Skip to main content

Is your website encrypted? It should be.

It’s our firm belief that every website should implement encryption. Website encryption has become a hot topic lately, with most people identifying website encryption as the green lock at the top of the browser. Website encryption focuses on the information that passes back and forth between the website visitor and server. A visitor makes a request for a webpage, the server processes it and sends back a response. Most of this information isn’t interesting to hackers, but using encryption makes it more difficult for them to use any of this information for investigation.

Sometimes security is about being a less interesting target then someone else. Try to envision it as the joke about two men walking through the woods. Two men are walking through the woods when a bear appears running toward them.The first man starts running and then looks back to find the second man changing into his running shoes.  The first man asks why the second man why is he changing his shoes instead of running?  To which he responds, “I don’t have to outrun the bear I just have to outrun you.”

This is how hackers view websites without proper encryption. If you have a Content Management System (CMS) of any type (WordPress, Drupal, Joomla, etc) than encryption is critical. Every CMS has a login page which gives access to modifying website content such as pages, blogs, events, etc. If the login page is not encrypted, then the username and password is passed across the Internet in full view of anyone watching. I’m sure you can see how easily an attacker can compromise a website this way.

Website encryption isn’t just about security though; it affects your website’s search engine ranking too. Google is so committed to this that they provide a page ranking boost for websites that implement encryption. Since August of 2014, they have encouraged everyone to encrypt their entire websites to increase further security. I think they see this as a “herd immunity” solution. If all website are encrypted, then there are less opportunities for hackers.  As the opportunities become increasingly limited then the attacks will decrease.

Google isn’t the only industry leader that is promoting “forced HTTPS”.  Many other internet and security companies are making the move and encouraging others as well.  Even the White House has recognized the need. This will be a requirement, not a suggestion,  for all websites in the near future.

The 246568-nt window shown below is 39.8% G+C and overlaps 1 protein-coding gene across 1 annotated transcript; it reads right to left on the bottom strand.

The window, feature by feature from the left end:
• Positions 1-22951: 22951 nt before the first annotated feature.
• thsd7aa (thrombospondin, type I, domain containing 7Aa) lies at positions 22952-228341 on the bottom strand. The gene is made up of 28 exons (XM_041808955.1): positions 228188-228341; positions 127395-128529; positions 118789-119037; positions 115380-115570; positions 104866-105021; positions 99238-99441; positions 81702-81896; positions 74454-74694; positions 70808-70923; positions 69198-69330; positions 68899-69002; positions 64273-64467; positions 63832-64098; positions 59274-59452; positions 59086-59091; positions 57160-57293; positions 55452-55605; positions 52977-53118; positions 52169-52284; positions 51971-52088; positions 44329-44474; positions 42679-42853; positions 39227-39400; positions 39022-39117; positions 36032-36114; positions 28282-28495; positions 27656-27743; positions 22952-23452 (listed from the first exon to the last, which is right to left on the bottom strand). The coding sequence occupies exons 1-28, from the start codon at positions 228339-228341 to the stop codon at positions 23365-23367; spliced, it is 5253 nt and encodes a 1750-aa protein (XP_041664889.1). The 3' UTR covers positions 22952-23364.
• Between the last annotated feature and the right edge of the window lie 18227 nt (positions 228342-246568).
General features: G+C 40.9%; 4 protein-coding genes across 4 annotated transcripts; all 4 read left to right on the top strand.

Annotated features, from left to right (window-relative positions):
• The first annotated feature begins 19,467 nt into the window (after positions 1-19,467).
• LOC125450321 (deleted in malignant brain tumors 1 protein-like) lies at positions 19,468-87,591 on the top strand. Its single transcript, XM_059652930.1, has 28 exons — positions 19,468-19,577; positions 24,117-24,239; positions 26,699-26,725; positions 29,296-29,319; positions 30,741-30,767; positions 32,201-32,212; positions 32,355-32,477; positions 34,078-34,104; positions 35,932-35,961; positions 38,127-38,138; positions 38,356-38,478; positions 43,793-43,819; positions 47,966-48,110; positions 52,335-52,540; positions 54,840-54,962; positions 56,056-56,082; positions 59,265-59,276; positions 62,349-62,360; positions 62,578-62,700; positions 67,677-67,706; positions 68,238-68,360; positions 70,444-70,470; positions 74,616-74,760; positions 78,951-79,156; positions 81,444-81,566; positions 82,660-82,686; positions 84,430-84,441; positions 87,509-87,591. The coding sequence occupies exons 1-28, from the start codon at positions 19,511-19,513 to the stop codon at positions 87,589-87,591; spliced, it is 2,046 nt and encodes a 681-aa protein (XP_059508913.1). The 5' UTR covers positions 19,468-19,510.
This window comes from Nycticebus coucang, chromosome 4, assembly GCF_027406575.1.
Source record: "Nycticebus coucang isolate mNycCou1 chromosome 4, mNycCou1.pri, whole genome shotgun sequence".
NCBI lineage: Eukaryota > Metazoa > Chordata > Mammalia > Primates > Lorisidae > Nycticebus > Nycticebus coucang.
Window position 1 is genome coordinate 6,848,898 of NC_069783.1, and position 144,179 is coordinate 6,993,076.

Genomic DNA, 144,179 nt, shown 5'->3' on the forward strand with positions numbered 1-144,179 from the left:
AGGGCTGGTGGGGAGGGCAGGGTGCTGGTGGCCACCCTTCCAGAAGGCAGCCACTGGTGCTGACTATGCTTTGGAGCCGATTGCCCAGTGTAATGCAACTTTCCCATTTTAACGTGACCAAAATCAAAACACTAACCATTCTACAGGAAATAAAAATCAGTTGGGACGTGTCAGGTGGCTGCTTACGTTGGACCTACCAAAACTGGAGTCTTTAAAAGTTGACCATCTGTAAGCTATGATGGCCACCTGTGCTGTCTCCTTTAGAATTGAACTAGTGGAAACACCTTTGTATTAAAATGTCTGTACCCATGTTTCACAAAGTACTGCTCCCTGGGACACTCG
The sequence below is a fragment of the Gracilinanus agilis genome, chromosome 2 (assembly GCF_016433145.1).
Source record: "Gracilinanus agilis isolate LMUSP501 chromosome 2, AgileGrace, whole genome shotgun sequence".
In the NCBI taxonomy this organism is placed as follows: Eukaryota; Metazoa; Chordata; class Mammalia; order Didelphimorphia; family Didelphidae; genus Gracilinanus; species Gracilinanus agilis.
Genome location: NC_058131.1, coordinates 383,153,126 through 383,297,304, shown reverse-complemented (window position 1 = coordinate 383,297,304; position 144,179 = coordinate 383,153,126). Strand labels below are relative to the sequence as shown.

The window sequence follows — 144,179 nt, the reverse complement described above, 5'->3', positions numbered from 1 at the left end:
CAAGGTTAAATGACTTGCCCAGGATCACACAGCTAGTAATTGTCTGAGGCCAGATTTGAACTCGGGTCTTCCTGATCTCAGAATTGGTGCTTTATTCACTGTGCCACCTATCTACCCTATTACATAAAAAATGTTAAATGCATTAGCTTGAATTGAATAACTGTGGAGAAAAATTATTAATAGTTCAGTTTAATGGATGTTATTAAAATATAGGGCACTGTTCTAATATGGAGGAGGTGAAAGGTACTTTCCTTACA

So now that you see the need to encrypt your website, what’s next?  There are three things that you need to get the full security and ranking benefits:

  1. SSL Certificate

  2. Redirect traffic to HTTPS

  3. Remove mixed content errors

There are many companies that talk about security and brandish SSL certificates like  they are all that is needed for encryption. This is not true.  If the website and/or server doesn’t redirect users to HTTPS, then the SSL certificate is useless.  Don’t throw your money away on an SSL certificate unless you are willing to take the next step.

I believe that forced HTTPS and mixed content aren’t talked about because many companies don’t have a proper solution. They like the idea of protection with encryption, but don’t have the ability to take it all the way.  To be fair, it isn’t an easy task. WordPress is particularly difficult to deal with when implementing forced HTTPS and mixed content because of how it handles images and other assets. If you are interested in doing it yourself, there are some good plugins for implementing forced HTTPS.  We developed a webClinic Pro plugin that simplifies the process and takes care of the heavy lifting for our clients.

If you are interested in checking into your own website, here are some simple steps to ensure encryption is correctly implemented:

  1. Enter your website name in a browser and look at the URL. If it starts with https:// then you are using the secure protocol; http:// protocol is for non-encrypted traffic.

  2. Open Chrome and navigate to your website. If you see the green lock in the location bar, than the website encryption is implemented correctly. Even if you go to a non-encrypted page, your website should redirect all traffic to the encrypted page.

  3. Do an online scan with Qualys SSL (  This is a comprehensive scan that will detect the SSL certificate and verify that it is installed correctly.  It will also check for common vulnerabilities such as POODLE, Heartbleed, and Beast.

  4. If you have done all of these things and still don’t see the green lock, you may have Mixed Content errors.